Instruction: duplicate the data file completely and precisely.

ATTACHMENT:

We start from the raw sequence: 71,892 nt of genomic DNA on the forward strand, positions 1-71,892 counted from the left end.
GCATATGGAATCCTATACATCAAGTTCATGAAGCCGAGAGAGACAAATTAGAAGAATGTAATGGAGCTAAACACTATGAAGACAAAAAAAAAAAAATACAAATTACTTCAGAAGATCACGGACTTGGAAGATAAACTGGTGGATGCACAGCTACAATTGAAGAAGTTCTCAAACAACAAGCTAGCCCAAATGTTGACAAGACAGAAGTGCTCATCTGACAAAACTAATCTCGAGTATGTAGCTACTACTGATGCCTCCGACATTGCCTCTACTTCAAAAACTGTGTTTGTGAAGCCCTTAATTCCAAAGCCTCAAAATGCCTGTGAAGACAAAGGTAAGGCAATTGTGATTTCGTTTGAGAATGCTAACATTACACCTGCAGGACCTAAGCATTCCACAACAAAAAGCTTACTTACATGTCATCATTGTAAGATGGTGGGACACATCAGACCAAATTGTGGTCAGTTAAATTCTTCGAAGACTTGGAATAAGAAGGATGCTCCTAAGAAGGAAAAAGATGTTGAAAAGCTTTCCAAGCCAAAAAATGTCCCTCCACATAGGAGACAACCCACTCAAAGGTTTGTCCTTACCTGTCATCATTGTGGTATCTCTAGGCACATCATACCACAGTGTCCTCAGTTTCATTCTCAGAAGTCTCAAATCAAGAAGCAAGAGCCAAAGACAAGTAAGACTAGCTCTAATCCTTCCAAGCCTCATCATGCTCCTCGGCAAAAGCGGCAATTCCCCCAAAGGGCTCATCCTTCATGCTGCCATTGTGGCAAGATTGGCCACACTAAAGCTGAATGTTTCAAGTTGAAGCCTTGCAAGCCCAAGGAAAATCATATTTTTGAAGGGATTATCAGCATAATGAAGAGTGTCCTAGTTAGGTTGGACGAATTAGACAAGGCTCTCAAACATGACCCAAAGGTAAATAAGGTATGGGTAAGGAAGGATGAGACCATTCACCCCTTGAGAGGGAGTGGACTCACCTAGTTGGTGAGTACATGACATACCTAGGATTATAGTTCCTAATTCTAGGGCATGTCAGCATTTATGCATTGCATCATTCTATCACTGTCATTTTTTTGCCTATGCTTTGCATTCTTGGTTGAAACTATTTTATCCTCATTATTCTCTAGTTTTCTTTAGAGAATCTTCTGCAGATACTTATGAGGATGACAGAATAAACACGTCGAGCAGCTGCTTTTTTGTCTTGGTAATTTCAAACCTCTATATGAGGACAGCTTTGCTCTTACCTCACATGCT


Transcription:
We start from the raw sequence: 71,892 nt of genomic DNA on the forward strand, positions 1-71,892 counted from the left end.
GCATATGGAATCCTATACATCAAGTTCATGAAGCCGAGAGAGACAAATTAGAAGAATGTAATGGAGCTAAACACTATGAAGACAAAAAAAAAAAAATACAAATTACTTCAGAAGATCACGGACTTGGAAGATAAACTGGTGGATGCACAGCTACAATTGAAGAAGTTCTCAAACAACAAGCTAGCCCAAATGTTGACAAGACAGAAGTGCTCATCTGACAAAACTAATCTCGAGTATGTAGCTACTACTGATGCCTCCGACATTGCCTCTACTTCAAAAACTGTGTTTGTGAAGCCCTTAATTCCAAAGCCTCAAAATGCCTGTGAAGACAAAGGTAAGGCAATTGTGATTTCGTTTGAGAATGCTAACATTACACCTGCAGGACCTAAGCATTCCACAACAAAAAGCTTACTTACATGTCATCATTGTAAGATGGTGGGACACATCAGACCAAATTGTGGTCAGTTAAATTCTTCGAAGACTTGGAATAAGAAGGATGCTCCTAAGAAGGAAAAAGATGTTGAAAAGCTTTCCAAGCCAAAAAATGTCCCTCCACATAGGAGACAACCCACTCAAAGGTTTGTCCTTACCTGTCATCATTGTGGTATCTCTAGGCACATCATACCACAGTGTCCTCAGTTTCATTCTCAGAAGTCTCAAATCAAGAAGCAAGAGCCAAAGACAAGTAAGACTAGCTCTAATCCTTCCAAGCCTCATCATGCTCCTCGGCAAAAGCGGCAATTCCCCCAAAGGGCTCATCCTTCATGCTGCCATTGTGGCAAGATTGGCCACACTAAAGCTGAATGTTTCAAGTTGAAGCCTTGCAAGCCCAAGGAAAATCATATTTTTGAAGGGATTATCAGCATAATGAAGAGTGTCCTAGTTAGGTTGGACGAATTAGACAAGGCTCTCAAACATGACCCAAAGGTAAATAAGGTATGGGTAAGGAAGGATGAGACCATTCACCCCTTGAGAGGGAGTGGACTCACCTAGTTGGTGAGTACATGACATACCTAGGATTATAGTTCCTAATTCTAGGGCATGTCAGCATTTATGCATTGCATCATTCTATCACTGTCATTTTTTTGCCTATGCTTTGCATTCTTGGTTGAAACTATTTTATCCTCATTATTCTCTAGTTTTCTTTAGAGAATCTTCTGCAGATACTTATGAGGATGACAGAATAAACACGTCGAGCAGCTGCTTTTTTGTCTTGGTAATTTCAAACCTCTATATGAGGACAGCTTTGCTCTTACCTCACATGCT